“I assess the power of a will by how much resistance, pain,
torture it endures and knows how to turn to its advantage. “
Life is composed of victories and setbacks. Great victories are always eventually followed by setbacks, and setbacks by victories. It’s all a cycle. That’s just the way of things. Keeping this in mind helps me maintain perspective. When I’m doing well, I do my best to enjoy it knowing it won’t last; and when things get rough, I remind myself that it will pass.
In terms of my life and ongoing struggle with daily existence after trauma, I’d say I’m on the victory side of things. However, running has fallen into the setback zone. My entire life I have been plagued by knee problems. As long as I’ve been walking, my knees have popped out of place. The pain and other joint issues associated with this have always limited my running. When I started using the Vibram Five Fingers (don’t ask me why it’s “fingers” and not toes), I noticed a dramatic improvement in my joint pain. Basically, I didn’t have any. I was hurting all right, but it was all muscular. Everything was going fine and dandy until last week when, deluded with my new sense of limitless, I decided to up my mileage by a full hour instead of 30 minutes.
That is how I became rudely reacquainted with the nagging pain of IT band syndrome. It’s a running overuse injury that I am all too familiar with. Initially, I was not aware of its reemergance due to the new location of the pain. However, when it got to the point that even gently brushing anything against my tibial tubercle (the bony knob just under your knee) caused me to jump in agony, I decided to do a google search on “lateral knee pain” and then “pain, tibial tubercle”. What I found was my familiar nemesis IT band syndrome. Apparently, if you continue to run when your IT band is irritated, you develop terrible point tenderness –you guessed it– at your tibial tubercle. So after patting myself on the back for pushing IT band syndrome to new personal heights, I looked up the treatment: six weeks of rest and stretching. This was not an acceptable option. Six weeks of “rest” would have me in the loony bin. I needed to exercise for my sanity sake! More reading.. there was also a mention of strengthening weak muscle groups- this seemed more palatable.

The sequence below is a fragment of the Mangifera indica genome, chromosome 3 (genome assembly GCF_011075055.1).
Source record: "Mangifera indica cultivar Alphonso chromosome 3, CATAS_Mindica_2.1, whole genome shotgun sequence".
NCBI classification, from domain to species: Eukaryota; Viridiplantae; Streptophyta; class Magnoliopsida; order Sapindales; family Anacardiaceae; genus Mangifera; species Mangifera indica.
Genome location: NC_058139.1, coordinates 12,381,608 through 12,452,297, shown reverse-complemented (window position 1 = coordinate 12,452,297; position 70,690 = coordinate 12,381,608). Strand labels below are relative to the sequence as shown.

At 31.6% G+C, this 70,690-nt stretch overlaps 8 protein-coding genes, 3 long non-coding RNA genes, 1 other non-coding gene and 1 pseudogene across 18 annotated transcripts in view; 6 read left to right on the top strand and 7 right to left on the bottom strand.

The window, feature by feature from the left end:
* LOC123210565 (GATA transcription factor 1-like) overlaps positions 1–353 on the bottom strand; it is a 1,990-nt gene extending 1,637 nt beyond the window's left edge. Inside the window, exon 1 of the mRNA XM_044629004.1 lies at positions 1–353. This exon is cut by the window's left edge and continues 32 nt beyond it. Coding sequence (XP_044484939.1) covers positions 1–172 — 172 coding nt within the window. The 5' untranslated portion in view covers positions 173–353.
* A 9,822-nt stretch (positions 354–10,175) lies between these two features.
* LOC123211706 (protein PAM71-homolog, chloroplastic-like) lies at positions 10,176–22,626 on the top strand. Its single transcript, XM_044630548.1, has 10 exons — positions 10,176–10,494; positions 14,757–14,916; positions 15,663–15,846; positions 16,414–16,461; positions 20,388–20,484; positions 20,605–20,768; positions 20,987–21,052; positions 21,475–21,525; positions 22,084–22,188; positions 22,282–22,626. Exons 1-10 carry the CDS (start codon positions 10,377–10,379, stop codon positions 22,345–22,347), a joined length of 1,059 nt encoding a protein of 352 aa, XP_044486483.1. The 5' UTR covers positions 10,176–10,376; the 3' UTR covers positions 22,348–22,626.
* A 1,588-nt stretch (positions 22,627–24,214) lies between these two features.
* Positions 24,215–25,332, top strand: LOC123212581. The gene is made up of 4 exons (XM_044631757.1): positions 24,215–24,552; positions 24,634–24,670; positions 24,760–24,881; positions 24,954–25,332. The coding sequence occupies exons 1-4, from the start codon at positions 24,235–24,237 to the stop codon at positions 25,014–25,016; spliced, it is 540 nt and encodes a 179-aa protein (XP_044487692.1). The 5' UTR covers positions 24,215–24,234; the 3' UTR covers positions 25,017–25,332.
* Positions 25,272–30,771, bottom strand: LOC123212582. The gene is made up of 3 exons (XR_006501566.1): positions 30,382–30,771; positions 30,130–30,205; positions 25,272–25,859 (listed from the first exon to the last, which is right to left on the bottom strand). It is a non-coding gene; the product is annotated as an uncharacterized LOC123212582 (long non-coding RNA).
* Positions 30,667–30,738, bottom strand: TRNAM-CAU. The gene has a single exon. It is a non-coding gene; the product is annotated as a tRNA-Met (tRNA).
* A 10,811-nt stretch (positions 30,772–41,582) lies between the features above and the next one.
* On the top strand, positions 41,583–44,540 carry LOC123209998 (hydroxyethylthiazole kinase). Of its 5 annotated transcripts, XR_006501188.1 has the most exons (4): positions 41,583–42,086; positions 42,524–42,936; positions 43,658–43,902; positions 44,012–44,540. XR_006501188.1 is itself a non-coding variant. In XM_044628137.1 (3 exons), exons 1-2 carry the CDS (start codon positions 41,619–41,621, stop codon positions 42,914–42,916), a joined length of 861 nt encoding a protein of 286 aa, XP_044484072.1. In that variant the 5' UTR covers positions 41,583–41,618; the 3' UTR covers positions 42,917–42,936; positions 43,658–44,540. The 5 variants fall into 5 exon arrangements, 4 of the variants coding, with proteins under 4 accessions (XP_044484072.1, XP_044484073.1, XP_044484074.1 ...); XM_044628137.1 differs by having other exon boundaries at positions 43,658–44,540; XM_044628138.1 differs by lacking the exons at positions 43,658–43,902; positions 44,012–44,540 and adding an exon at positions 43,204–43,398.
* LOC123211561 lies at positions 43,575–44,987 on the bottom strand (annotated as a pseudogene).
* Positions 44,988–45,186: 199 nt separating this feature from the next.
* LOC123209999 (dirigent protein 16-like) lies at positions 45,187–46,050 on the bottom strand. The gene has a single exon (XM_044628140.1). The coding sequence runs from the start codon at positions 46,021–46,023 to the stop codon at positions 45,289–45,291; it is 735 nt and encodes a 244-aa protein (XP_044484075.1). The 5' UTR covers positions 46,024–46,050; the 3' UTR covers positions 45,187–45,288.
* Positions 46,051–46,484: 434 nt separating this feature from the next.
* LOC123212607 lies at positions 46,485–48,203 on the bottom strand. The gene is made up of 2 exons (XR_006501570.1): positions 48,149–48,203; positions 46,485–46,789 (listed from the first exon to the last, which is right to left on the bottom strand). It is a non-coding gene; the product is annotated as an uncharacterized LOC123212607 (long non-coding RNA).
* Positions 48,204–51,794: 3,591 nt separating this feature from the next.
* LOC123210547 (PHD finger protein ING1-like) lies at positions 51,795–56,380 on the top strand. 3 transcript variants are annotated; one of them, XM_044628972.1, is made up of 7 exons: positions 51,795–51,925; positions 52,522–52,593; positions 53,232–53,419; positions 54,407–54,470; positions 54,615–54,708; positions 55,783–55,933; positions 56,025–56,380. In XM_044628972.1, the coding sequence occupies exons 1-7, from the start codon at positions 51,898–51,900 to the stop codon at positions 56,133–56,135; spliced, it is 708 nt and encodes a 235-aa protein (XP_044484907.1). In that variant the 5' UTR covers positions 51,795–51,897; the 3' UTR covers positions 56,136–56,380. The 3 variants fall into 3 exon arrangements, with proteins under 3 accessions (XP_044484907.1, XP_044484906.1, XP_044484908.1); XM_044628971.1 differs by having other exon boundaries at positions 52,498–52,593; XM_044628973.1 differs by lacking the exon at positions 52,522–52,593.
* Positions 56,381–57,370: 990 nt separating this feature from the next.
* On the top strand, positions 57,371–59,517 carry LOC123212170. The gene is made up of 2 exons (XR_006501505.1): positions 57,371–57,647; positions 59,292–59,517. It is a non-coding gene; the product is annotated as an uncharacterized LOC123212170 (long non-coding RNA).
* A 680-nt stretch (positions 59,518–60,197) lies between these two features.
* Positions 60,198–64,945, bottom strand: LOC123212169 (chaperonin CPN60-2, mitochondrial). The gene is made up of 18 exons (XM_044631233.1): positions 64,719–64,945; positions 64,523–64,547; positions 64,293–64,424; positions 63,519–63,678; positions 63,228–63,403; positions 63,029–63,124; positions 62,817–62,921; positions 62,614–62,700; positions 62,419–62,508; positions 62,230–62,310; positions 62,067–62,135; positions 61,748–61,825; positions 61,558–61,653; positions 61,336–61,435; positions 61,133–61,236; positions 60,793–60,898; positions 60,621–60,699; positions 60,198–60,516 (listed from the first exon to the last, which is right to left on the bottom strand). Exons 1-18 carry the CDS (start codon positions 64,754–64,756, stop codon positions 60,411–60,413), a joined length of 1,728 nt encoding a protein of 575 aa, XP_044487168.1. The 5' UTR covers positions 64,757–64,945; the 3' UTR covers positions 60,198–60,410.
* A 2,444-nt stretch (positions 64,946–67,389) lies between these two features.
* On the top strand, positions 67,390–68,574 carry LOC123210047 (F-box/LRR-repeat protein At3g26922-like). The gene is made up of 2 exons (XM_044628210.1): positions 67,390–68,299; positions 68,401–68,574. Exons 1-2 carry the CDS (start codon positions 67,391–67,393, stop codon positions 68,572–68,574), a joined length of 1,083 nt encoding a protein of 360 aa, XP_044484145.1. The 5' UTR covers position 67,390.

At the moment, I am trying very hard to limit my running. I have been spending quality time with the stair climber and doing general conditioning/strength training. There was a moment or two that doubted I would be able to run the marathon in Oct., or ever. Of course, then I came back to my senses and realized I would never allow myself to quit. Plus, if I tried, my best friend Randi would assuredly put me back in line.
Everyone needs a good friend to hold a mirror up when you need it, tell you what you need to hear (even when you don’t want to hear it), and hold you accountable. Randi has been my best friend since high school; and while I have many incredible, amazing friends who I cherish, Randi is the one I can count on to do all these things. I, through coercion, begging, and even a little arm twisting, have convinced her to do the Diva Half Marathon with me. I have been “encouraging” her to do the Hartford Marathon with me as well. Every time she comes up with an excuse or says she’d never be able to run that far- I assure her that I’m convinced she can. When her motivation starts to wane or she gets discouraged by running injuries, I do my best to encourage her (like buying her cool running gear and books for her birthday).
I have to finish that marathon, IT band syndrome or not! I need to prove to myself I can do it. Plus, I want to show Randi that she can do it. After all, she is the athletic one! I would not only be letting myself down if I quit, but also my best friend. There’s just no way that’s going to happen.
In the meantime, I’ll be training for the NorCal Tough Mudder next month. On this afternoon’s agenda, time at the gym with my very own personal trainer (my boyfriend Adam- the seasoned marathon runner and Tough Mudder alum)